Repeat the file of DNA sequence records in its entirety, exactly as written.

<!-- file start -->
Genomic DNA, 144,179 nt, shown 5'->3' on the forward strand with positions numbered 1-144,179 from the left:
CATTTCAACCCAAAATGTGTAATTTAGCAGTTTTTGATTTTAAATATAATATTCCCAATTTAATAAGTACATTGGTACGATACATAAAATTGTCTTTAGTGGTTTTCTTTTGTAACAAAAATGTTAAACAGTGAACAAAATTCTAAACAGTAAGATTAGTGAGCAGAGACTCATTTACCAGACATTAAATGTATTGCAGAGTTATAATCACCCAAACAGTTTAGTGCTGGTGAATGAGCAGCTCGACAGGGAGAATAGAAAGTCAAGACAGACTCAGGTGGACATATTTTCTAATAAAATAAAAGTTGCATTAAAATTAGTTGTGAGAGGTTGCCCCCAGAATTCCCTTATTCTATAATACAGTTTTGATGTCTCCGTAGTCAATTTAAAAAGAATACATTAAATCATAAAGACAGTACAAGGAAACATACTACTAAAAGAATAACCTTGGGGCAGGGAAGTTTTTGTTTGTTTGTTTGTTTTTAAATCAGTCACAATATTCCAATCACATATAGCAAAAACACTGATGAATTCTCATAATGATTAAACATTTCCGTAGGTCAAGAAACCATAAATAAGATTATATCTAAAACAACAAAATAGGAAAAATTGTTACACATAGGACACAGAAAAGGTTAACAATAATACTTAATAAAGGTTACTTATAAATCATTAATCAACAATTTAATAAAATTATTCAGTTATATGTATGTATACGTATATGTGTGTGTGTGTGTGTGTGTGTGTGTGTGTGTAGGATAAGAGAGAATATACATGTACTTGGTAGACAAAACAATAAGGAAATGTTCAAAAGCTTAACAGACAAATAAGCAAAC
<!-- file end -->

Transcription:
Genomic DNA, 144,179 nt, shown 5'->3' on the forward strand with positions numbered 1-144,179 from the left:
CATTTCAACCCAAAATGTGTAATTTAGCAGTTTTTGATTTTAAATATAATATTCCCAATTTAATAAGTACATTGGTACGATACATAAAATTGTCTTTAGTGGTTTTCTTTTGTAACAAAAATGTTAAACAGTGAACAAAATTCTAAACAGTAAGATTAGTGAGCAGAGACTCATTTACCAGACATTAAATGTATTGCAGAGTTATAATCACCCAAACAGTTTAGTGCTGGTGAATGAGCAGCTCGACAGGGAGAATAGAAAGTCAAGACAGACTCAGGTGGACATATTTTCTAATAAAATAAAAGTTGCATTAAAATTAGTTGTGAGAGGTTGCCCCCAGAATTCCCTTATTCTATAATACAGTTTTGATGTCTCCGTAGTCAATTTAAAAAGAATACATTAAATCATAAAGACAGTACAAGGAAACATACTACTAAAAGAATAACCTTGGGGCAGGGAAGTTTTTGTTTGTTTGTTTGTTTTTAAATCAGTCACAATATTCCAATCACATATAGCAAAAACACTGATGAATTCTCATAATGATTAAACATTTCCGTAGGTCAAGAAACCATAAATAAGATTATATCTAAAACAACAAAATAGGAAAAATTGTTACACATAGGACACAGAAAAGGTTAACAATAATACTTAATAAAGGTTACTTATAAATCATTAATCAACAATTTAATAAAATTATTCAGTTATATGTATGTATACGTATATGTGTGTGTGTGTGTGTGTGTGTGTGTGTGTGTAGGATAAGAGAGAATATACATGTACTTGGTAGACAAAACAATAAGGAAATGTTCAAAAGCTTAACAGACAAATAAGCAAAC